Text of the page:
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Indian government and corporate credentials were reportedly put up for sale on DarkNet. Reuters

The login credentials and other confidential data of more than 6,000 Indian ISPs, government departments and private businesses were put up for sale on DarkNet, security researchers found. Seqrite Cyber Intelligence Labs and seQtree InfoServices discovered an advertisement on DarkNet allegedly selling access to the servers and database dump of an unspecified "internet registry", the Economic Times first reported.

The researchers identified the affected agency as India's National Internet Registry - Indian Registry for Internet Names and Numbers (IRINN) which falls under the National Internet Exchange of India (NIXI). The team said the hackers were selling the allegedly stolen data for 15 Bitcoins ($64,557, £48,676) or, for an unspecified amount, offered to take down one of the organisation's entire networks.

The threat actor claimed to have the ability to tamper with the IP allocation pool that could potentially result in a major outage and denial-of-service situation for users and organisations. Posing as a potential buyer, the research team contacted the threat actor and received a small sample of the email list from the reportedly compromised database.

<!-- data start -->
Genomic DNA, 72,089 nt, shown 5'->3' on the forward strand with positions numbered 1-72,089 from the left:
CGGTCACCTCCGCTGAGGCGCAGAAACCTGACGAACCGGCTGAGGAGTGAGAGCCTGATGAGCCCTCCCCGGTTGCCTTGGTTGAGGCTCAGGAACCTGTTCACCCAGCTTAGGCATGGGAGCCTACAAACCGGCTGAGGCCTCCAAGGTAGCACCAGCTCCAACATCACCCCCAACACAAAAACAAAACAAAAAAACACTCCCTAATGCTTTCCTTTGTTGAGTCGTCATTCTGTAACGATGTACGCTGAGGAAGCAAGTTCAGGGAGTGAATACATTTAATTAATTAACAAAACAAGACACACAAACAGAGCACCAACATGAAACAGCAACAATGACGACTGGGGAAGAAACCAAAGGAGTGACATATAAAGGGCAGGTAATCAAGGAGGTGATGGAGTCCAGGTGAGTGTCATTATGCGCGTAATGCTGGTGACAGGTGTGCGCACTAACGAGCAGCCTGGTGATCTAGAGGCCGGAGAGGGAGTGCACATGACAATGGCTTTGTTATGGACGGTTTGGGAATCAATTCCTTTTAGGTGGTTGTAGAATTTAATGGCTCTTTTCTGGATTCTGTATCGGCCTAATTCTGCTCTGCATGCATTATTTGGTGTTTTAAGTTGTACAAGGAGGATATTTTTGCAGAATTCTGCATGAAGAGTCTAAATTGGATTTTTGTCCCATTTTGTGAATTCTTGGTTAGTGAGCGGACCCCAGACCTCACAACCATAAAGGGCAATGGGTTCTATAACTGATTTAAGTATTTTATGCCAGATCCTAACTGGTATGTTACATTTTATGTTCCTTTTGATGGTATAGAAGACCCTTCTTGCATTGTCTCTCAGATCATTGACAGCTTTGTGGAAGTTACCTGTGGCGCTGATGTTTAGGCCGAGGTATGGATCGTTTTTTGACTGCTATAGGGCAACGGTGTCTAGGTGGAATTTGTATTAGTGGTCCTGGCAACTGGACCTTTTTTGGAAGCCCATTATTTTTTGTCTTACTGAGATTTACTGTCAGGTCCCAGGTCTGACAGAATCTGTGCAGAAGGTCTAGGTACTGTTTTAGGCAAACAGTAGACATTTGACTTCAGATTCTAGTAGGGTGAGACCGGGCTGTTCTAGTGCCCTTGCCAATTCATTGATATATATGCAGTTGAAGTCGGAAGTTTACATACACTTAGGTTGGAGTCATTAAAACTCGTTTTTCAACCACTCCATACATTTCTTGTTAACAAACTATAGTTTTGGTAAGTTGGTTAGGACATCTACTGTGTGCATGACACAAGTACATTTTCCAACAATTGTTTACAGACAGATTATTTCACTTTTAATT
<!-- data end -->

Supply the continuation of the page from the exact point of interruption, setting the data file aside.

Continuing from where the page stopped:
"In the sample, the team noticed the email address of a prominent Indian technology firm and another email address was from Indian government," Seqrite said in a blog post. "Then the team asked for complete/extensive emails list. Eventually, the actor agreed to share a text file containing the emails of users/organisations affected, allegedly from the compromised database(s). The text file contained a list of approx. 6000 emails."

According to Seqrite, some of the organisations whose services could have been disrupted included the Unique Identification Authority of India (UIDAI), the Reserve Bank of India, the Indian Space Research Organisation (ISRO), various Indian state government portals, telecom giants Idea, Aircel and BSNL, the Bombay Stock Exchange, Mastercard/Visa, the State Bank of India, HDFC, ICICI Prudential Mutual Fund, and companies like Ernst & Young, Flipkart and Zoho.

Seqrite said it has notified the Indian government and the Asia Pacific Network Information Centre and "have got an acknowledgement that the issue has been taken care of".

In a statement to the Economic Times, NIXI described the threat actors' claims as "audacious" and said there was no "serious breach" of its IRINN system since it has a "robust security protocol in place".

"The hacker has no capacity to cause any damage or initiate distributed denial of service to any entity who has been allocated Internet resources through IRINN System," NIXI said. "There was an attempt to penetrate the system and hacker was able to collect some basic profile information of the contact persons of some of the affiliates which was displayed by him on the darknet.

"The existing security protocol of NIXI is robust and capable in countering such attacks. However, following this breach, security protocol has been further strengthened and review of existing infrastructure has also been initiated.

"We assure our affiliates and all concerned that our system is secured and security protocol in practice is capable of handling such attacks. The claim by the actor of DarkNet is audacious and far from truth."

IBTimes UK has reached out to Seqrite and the National Internet Exchange of India for comment.